Tuesday, 26 July 2016

The Zambia Malaria Outbreak Story



In the mid 1990s, Stephen Denning was angling for a top position in the World Bank after a long and distinguished career in the banking industry. Instead of the job he wanted, he was given what he considered a 'poisoned chalice' -  a role to implement knowledge management at the World Bank because the organisation operated all over the world but seemed to be repeatedly making the same mistakes.

It was the early days of PowerPoint and Stephen made what he thought was a compelling presentation full of rational argument and moving slides about why knowledge management was important. He took his presentation on a global tour but was unable to persuade any country to take on in his knowledge management initiative.

One day, back at the World Bank HQ in New York, Stephen was having lunch in the staff cafeteria when he overheard a story being told by some field workers:

A health worker who was part of a project to build a school in a tiny town in Zambia went to the Web site of the Centre For Disease Control and got an answer to a question about the treatment of malaria. This was in Zambia, one of the poorest countries in the world, and it was in a tiny place six hundred kilometres from the capitol city. 

Stephen included this story in his presentation and there was an instant change in his audience response. The Zambia story connected with his audience and his quest to implement knowledge management finally started to gain traction.

Stephen Denning calls the Zambia story a "springboard" story because it was told and retold countless times and was the catalyst for organisational change

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Company: World Bank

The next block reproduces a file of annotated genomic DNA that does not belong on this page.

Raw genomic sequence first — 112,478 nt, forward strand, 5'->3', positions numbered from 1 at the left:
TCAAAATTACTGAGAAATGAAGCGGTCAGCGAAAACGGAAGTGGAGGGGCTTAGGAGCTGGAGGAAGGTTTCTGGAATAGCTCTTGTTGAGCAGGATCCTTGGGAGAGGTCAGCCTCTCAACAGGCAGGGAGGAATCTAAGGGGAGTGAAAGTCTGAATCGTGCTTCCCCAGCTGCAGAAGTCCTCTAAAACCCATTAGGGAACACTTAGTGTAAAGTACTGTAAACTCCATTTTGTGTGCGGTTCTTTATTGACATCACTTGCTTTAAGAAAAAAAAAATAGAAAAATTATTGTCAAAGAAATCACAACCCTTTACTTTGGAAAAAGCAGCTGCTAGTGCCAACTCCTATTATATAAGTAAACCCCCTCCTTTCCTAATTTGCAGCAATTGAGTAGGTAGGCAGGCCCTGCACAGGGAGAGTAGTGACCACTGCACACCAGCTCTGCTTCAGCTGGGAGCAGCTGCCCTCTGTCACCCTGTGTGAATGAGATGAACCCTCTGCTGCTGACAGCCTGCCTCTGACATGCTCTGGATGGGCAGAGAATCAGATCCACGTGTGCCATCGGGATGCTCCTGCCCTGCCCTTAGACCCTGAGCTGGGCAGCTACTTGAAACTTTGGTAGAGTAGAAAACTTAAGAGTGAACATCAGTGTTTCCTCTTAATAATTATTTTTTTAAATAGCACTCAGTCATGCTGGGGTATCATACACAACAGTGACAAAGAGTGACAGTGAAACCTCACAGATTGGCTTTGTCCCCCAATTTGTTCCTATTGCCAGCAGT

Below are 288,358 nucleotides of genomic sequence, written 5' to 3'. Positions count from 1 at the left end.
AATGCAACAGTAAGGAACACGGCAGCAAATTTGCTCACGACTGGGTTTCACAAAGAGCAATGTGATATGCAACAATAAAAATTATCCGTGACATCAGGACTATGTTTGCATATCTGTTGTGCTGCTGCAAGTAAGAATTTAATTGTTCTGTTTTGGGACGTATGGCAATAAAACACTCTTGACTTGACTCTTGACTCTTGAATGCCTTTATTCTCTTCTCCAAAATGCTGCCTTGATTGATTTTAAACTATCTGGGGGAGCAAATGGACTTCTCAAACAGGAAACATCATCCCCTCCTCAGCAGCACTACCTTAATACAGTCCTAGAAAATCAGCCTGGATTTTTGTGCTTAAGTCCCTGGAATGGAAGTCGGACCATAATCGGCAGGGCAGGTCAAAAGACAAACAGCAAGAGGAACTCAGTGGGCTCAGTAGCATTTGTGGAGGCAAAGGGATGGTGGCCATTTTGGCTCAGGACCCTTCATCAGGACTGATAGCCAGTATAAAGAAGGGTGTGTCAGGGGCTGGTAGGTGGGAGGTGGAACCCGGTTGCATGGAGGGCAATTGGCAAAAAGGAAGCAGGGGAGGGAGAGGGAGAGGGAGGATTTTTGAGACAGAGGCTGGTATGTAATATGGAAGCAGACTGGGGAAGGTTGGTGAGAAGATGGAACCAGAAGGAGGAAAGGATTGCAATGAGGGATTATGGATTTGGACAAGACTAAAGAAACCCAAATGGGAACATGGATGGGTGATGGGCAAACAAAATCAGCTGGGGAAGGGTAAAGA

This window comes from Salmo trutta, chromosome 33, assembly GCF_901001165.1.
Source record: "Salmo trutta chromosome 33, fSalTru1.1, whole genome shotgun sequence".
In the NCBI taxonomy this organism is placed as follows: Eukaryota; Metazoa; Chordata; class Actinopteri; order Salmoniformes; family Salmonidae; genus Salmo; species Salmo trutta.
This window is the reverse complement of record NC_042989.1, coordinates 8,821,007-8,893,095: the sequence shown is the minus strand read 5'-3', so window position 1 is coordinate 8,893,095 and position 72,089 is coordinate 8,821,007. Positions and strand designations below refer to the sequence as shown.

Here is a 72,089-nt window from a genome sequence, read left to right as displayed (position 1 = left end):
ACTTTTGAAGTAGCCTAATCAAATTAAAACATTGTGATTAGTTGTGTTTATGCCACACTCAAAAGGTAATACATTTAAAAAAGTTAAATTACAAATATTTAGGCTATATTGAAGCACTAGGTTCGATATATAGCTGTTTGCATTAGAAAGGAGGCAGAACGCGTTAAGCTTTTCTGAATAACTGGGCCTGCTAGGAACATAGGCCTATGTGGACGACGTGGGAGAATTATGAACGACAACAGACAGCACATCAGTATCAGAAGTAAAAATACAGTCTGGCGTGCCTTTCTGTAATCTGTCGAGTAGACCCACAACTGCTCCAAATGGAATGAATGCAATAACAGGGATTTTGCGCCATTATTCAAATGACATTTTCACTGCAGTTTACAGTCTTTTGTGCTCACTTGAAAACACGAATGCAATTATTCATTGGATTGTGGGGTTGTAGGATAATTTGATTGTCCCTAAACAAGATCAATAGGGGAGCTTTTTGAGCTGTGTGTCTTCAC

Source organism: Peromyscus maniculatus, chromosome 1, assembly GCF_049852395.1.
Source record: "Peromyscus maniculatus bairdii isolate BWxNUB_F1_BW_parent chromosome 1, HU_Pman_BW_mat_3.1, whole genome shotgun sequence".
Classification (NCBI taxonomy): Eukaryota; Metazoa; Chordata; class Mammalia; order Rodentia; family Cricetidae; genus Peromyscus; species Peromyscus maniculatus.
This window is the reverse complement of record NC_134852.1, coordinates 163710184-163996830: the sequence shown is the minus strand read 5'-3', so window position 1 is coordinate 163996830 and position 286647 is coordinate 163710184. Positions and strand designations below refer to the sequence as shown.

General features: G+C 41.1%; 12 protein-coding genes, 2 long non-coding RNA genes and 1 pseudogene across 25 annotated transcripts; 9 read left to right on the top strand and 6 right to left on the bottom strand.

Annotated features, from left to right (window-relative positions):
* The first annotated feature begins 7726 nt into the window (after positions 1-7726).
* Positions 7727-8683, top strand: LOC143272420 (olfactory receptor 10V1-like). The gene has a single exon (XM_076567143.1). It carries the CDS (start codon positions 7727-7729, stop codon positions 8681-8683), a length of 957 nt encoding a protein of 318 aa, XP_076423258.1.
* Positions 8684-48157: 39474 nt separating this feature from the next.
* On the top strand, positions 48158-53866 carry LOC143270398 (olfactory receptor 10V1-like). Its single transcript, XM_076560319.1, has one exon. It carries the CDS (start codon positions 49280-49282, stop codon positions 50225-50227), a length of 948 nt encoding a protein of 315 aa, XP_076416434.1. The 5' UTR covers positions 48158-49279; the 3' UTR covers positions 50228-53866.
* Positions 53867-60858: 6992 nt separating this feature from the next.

Source: Stephen Denning "The Springboard" How Storytelling Ignites Action in Knowledge-Era Organisations, 2001
Reference:
Story Type: Business Purpose; Insight
Labels: Knowledge Management; Change Managment
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For Story Students
The Setting: Mid 1990s Stephen Denning was angling for a top position in the world bank
The Complications: Stephen was given the task of implementing knowledge management and found it very hard going
The Turning Point: Stephen overheard a story about a malaria outbreak in Zambia and decided to use that story in his presentations
The Resolution: The story worked brilliantly, Stephen threw away his powerpoint slides and focussed on using the persuasive power of the Zambia story. Stephen went on to write a best selling book on his success using the story
The Point of the Story: The story worked brilliantly, Stephen threw away his powerpoint slides and focussed on using the persuasive power of the Zambia story. Stephen went on to write a best selling book on his success using the story
How to use this story: This is a classic change management story. Use it whenever you need to talk about implementing change
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